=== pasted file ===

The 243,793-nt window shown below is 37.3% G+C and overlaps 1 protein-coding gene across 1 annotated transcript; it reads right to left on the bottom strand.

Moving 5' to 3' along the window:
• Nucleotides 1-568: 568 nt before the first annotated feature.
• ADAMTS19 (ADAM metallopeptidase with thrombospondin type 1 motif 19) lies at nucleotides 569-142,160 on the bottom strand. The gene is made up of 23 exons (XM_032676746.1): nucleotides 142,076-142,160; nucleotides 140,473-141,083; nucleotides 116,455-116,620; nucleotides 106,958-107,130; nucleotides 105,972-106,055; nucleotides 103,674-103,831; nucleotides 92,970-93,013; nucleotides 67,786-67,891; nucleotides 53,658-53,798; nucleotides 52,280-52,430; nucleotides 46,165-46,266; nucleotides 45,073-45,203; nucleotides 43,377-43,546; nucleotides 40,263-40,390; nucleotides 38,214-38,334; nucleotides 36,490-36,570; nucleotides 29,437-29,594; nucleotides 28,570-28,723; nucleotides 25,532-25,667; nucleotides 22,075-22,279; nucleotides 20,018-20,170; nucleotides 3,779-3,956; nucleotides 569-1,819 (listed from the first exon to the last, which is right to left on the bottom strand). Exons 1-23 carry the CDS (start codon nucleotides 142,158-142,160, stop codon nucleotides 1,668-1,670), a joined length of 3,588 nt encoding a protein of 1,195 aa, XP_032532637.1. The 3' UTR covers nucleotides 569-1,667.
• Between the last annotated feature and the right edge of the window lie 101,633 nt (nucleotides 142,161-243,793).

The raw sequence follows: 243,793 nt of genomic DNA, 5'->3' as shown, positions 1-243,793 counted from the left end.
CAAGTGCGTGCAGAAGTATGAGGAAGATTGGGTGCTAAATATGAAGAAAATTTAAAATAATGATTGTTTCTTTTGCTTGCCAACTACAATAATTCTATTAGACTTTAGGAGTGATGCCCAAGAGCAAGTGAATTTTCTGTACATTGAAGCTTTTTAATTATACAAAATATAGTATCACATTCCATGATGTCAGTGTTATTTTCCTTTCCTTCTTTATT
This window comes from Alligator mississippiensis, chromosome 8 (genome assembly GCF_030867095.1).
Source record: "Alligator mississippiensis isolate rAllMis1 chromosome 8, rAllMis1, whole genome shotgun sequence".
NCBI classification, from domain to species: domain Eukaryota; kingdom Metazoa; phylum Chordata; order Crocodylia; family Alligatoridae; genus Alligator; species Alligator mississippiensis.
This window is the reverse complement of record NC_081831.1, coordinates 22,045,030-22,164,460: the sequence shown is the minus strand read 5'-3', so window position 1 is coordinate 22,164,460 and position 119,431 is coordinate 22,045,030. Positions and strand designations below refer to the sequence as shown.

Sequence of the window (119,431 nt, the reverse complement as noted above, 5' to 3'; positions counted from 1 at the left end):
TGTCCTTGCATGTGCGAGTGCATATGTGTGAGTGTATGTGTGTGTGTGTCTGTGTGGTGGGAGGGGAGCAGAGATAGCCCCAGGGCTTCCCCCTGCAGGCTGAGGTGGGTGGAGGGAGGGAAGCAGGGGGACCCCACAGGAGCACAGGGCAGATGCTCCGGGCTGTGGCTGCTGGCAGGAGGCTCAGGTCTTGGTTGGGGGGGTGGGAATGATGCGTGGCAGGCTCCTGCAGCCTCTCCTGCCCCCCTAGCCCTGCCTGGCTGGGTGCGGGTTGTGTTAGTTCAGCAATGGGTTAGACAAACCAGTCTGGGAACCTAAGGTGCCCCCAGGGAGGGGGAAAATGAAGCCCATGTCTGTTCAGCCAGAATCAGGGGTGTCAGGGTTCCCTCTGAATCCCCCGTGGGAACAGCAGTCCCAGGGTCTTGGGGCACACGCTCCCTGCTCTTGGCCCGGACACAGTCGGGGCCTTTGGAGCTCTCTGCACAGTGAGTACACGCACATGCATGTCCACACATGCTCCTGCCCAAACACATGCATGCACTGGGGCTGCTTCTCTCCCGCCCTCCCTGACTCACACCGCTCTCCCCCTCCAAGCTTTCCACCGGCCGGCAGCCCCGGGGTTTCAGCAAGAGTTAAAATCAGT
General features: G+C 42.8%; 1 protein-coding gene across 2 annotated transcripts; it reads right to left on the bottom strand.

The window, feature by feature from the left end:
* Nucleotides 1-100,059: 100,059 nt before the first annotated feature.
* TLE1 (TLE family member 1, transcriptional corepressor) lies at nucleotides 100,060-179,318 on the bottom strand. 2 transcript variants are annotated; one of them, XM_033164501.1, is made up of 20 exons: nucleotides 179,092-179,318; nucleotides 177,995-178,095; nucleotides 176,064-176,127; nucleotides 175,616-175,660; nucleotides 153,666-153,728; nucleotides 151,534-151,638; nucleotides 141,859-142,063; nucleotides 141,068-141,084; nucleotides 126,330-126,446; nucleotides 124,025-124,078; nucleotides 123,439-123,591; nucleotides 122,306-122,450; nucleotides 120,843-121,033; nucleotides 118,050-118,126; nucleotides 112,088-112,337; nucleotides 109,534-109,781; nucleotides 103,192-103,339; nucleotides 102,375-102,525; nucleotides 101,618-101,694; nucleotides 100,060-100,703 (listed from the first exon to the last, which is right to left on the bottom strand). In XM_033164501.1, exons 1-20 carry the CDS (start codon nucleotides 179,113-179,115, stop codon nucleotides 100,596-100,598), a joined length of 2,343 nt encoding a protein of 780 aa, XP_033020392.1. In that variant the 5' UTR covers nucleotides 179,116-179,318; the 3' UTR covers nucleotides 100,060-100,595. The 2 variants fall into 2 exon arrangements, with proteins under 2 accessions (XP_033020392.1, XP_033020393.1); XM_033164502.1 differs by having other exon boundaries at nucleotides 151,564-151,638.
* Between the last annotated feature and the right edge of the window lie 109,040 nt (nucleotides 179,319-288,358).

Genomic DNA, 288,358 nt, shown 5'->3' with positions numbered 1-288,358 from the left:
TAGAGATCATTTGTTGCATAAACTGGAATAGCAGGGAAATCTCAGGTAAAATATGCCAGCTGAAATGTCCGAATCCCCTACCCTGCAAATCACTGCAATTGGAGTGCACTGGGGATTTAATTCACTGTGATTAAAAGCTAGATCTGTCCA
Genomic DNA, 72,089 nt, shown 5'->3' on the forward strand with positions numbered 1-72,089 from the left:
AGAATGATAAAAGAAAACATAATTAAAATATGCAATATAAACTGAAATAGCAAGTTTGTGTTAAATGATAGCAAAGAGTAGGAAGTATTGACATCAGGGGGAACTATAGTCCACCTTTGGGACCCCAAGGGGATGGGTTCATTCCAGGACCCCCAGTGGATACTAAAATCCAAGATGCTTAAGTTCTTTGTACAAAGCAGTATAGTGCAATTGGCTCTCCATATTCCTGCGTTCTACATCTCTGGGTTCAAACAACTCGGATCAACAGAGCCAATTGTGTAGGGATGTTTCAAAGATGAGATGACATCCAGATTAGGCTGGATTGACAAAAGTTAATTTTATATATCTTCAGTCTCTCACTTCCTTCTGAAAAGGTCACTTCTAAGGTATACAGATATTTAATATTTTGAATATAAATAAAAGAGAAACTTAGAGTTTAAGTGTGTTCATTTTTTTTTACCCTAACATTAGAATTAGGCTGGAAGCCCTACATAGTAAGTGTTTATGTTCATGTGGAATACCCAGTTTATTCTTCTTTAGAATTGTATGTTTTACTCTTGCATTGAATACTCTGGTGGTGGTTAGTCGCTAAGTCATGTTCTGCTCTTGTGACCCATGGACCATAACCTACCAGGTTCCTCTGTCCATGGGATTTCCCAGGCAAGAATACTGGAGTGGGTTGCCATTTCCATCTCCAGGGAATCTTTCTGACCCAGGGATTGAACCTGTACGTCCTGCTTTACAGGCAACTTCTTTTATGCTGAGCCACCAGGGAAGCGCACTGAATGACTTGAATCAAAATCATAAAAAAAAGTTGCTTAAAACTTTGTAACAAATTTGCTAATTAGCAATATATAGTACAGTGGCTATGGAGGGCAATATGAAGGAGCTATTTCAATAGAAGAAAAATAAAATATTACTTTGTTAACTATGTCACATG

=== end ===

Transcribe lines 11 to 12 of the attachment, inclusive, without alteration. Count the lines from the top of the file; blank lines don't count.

This window is the reverse complement of record NC_081831.1, coordinates 22,045,030-22,164,460: the sequence shown is the minus strand read 5'-3', so window position 1 is coordinate 22,164,460 and position 119,431 is coordinate 22,045,030. Positions and strand designations below refer to the sequence as shown.

Sequence of the window (119,431 nt, the reverse complement as noted above, 5' to 3'; positions counted from 1 at the left end):